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A longitudinal study of humpback whales in Irish waters

Published online by Cambridge University Press:  09 January 2015

Conor Ryan
Affiliation:
Irish Whale and Dolphin Group, Merchant's Quay, Kilrush, Co. Clare, Ireland Hebridean Whale and Dolphin Trust, 28 Main Street, Tobermory, Isle of Mull, PA75 6NU, UK
Pádraig Whooley
Affiliation:
Irish Whale and Dolphin Group, Merchant's Quay, Kilrush, Co. Clare, Ireland
Simon D. Berrow
Affiliation:
Irish Whale and Dolphin Group, Merchant's Quay, Kilrush, Co. Clare, Ireland Marine and Freshwater Research Centre, Galway-Mayo Institute of Technology, Dublin Road, Galway, Ireland
Colin Barnes
Affiliation:
Cork Whale Watch, Reen Pier, Union Hall, Co. Cork, Ireland
Nick Massett
Affiliation:
Irish Whale and Dolphin Group, Merchant's Quay, Kilrush, Co. Clare, Ireland
Wouter J. Strietman
Affiliation:
Stichting Rugvin, Jeruzalem 31A, 6881 JL Velp, the Netherlands
Fredrik Broms
Affiliation:
Akvaplan-Niva AS, Fram Centre, 9296 Tromsø, Norway
Peter T. Stevick
Affiliation:
Allied Whale, College of the Atlantic, 105 Eden Street, Bar Harbor, Maine 04609, USA
Thomas W. Fernald JR
Affiliation:
Allied Whale, College of the Atlantic, 105 Eden Street, Bar Harbor, Maine 04609, USA
Christian Schmidt
Affiliation:
Húsavík Whale Museum, Hafnarstett, PO Box 172, 640 Húsavík, Iceland
Corresponding
E-mail address:

Abstract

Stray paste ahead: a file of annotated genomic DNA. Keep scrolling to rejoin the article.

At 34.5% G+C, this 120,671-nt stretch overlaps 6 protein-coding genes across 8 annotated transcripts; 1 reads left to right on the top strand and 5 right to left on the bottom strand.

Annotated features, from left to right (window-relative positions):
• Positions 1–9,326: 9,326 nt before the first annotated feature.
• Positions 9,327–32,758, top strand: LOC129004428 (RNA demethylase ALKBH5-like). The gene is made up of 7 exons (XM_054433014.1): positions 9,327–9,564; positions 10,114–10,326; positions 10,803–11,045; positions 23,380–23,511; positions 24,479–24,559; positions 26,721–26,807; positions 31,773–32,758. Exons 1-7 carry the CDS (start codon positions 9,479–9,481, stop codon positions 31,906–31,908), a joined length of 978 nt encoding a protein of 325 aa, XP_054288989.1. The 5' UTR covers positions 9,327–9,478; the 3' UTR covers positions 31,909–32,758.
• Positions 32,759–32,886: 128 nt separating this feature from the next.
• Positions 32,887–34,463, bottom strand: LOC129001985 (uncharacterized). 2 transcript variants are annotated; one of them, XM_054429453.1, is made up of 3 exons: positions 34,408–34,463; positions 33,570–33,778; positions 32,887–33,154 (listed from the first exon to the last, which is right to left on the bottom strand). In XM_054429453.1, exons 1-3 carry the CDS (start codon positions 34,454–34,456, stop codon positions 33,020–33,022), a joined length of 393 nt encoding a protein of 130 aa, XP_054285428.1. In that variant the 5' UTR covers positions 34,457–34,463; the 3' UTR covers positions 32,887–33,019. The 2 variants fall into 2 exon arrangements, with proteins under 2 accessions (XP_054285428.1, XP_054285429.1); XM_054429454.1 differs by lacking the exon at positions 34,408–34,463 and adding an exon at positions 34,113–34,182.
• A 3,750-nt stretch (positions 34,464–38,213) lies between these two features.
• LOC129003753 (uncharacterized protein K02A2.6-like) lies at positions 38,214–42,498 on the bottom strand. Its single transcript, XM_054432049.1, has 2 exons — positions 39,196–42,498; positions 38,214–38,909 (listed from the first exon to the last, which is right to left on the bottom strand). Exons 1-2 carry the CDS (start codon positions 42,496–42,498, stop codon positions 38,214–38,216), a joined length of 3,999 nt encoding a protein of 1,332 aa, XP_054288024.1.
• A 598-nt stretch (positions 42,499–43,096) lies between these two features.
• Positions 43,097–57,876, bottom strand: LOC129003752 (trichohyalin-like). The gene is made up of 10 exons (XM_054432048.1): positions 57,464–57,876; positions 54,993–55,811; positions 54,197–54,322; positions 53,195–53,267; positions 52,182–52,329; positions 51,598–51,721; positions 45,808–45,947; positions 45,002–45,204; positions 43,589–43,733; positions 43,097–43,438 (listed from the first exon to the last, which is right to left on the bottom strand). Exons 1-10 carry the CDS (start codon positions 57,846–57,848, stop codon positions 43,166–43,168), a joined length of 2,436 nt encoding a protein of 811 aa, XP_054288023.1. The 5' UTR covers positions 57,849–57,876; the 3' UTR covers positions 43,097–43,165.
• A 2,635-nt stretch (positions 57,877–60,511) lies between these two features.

Knowledge on the ecology of humpback whales in the eastern North Atlantic is lacking by comparison with most other ocean basins. Humpback whales were historically over-exploited in the region and are still found in low relative abundances. This, coupled with their large range makes them difficult to study. With the aim of informing more effective conservation measures in Ireland, the Irish Whale and Dolphin Group began recording sightings and images suitable for photo-identification of humpback whales from Irish waters in 1999. Validated records submitted by members of the public and data from dedicated surveys were analysed to form a longitudinal study of individually recognizable humpback whales. The distribution, relative abundance and seasonality of humpback whale sighting records are presented, revealing discrete important areas for humpback whales in Irish coastal waters. An annual easterly movement of humpback whales along the southern coast of Ireland is documented, mirroring that of their preferred prey: herring and sprat. Photo-identification images were compared with others collected throughout the North Atlantic (N = 8016), resulting in matches of two individuals between Ireland and Iceland, Norway and the Netherlands but no matches to known breeding grounds (Cape Verde and West Indies). This study demonstrates that combining public records with dedicated survey data is an effective approach to studying low-density, threatened migratory species over temporal and spatial scales that are relevant to conservation and management.

Type
Research Article
Copyright
Copyright © Marine Biological Association of the United Kingdom 2015 

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